Lloyds Banking Group has come under pressure to explain why the money it will make from changes to its pension scheme is now £300m less than it announced two months ago.

In March, the partly state-owned bank told investors that it expected to make a one-off gain of about £1bn from capping employees’ pensionable pay at existing levels.

This gain was to be reported outside of the group’s underlying results in the second quarter, and was expected to have a positive effect on the group’s capital ratios.

However, in its first-quarter results, released on Thursday, Lloyds said the changes to its defined benefit pension schemes would deliver a gain of about £700m. It did not disclose a reason for the downward revision.

“There’s no obvious explanation why the anticipated gain has fallen from about £1bn in March to £700m less than two months later,” said John Ralfe, an independent pensions consultant. “The onus is on Lloyds to explain to its investors.”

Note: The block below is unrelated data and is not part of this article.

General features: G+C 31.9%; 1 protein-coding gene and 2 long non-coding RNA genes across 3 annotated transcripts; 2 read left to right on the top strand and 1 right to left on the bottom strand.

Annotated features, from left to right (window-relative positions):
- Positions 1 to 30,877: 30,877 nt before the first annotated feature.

Lloyds pension changes involved staff accepting a cap on pensionable salary in return for a lump-sum payment equivalent to 3 per cent of salary.

There are about 30,000 members of the bank’s six different defined benefit schemes, which have roughly matched assets and liabilities of £30bn.

On Friday, a Lloyds Banking Group spokesman said: “The expected financial impact of this change was confirmed in our quarterly results, based on actuarial assumptions and information relating to the choices employees make as regards their pension arrangements.”

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